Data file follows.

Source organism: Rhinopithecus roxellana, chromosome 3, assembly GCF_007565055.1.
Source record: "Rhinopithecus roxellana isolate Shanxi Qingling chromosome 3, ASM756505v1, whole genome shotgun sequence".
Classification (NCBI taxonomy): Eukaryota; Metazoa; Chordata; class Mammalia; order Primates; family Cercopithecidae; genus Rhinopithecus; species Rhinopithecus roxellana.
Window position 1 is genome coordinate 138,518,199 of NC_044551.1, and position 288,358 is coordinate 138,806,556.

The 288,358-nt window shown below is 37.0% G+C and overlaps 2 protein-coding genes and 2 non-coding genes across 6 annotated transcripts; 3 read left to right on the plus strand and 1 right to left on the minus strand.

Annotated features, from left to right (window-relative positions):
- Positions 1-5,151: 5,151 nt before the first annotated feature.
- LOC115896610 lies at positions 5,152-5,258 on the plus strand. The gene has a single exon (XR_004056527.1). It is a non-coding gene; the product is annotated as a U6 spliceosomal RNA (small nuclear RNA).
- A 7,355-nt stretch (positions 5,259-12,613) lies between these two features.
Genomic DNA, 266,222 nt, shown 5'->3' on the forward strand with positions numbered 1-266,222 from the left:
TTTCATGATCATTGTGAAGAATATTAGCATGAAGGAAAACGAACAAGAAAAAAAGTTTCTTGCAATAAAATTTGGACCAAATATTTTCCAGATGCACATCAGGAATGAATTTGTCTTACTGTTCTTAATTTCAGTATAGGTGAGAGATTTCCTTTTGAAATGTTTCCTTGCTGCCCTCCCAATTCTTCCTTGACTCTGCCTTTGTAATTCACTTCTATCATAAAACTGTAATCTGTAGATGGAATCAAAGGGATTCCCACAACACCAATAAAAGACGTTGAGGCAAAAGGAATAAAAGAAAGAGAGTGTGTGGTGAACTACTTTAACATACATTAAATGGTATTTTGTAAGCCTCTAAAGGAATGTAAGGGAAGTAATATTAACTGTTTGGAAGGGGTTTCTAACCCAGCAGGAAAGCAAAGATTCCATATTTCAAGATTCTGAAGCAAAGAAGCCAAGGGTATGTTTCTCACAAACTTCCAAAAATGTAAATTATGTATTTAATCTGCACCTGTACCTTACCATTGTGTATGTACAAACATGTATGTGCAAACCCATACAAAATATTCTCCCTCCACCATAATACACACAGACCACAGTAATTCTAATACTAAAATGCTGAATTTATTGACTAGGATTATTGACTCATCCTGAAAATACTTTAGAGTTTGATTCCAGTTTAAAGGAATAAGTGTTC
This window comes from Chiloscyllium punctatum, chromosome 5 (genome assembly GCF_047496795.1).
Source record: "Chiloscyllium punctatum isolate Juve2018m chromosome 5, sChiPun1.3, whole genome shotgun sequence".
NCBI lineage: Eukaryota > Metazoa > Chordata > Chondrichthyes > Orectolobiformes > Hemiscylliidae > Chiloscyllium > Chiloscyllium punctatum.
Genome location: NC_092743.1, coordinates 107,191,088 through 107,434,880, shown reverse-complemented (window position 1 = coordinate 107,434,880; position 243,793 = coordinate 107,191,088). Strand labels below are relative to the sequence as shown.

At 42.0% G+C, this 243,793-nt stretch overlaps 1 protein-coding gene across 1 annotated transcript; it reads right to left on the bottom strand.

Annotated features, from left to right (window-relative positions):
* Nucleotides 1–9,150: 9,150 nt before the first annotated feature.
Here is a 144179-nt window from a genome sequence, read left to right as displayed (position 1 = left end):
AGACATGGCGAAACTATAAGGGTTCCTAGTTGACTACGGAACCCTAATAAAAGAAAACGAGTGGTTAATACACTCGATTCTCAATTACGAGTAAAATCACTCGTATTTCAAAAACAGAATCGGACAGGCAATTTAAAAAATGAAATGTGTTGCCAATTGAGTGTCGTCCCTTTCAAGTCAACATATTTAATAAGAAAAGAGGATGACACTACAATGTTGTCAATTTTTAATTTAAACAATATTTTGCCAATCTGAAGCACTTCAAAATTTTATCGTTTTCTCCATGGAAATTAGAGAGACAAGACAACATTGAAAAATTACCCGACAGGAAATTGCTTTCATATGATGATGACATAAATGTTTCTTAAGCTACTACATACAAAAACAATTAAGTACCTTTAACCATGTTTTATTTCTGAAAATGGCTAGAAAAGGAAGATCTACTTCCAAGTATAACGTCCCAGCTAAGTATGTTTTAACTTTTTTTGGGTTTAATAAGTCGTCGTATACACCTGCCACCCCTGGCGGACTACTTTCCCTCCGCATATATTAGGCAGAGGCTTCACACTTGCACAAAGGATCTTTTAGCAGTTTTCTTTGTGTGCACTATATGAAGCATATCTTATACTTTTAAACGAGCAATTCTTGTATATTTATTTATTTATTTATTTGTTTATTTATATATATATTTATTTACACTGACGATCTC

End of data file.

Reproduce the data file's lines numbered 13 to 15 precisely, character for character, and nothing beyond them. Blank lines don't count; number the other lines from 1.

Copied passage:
Source record: "Chiloscyllium punctatum isolate Juve2018m chromosome 5, sChiPun1.3, whole genome shotgun sequence".
NCBI lineage: Eukaryota > Metazoa > Chordata > Chondrichthyes > Orectolobiformes > Hemiscylliidae > Chiloscyllium > Chiloscyllium punctatum.
Genome location: NC_092743.1, coordinates 107,191,088 through 107,434,880, shown reverse-complemented (window position 1 = coordinate 107,434,880; position 243,793 = coordinate 107,191,088). Strand labels below are relative to the sequence as shown.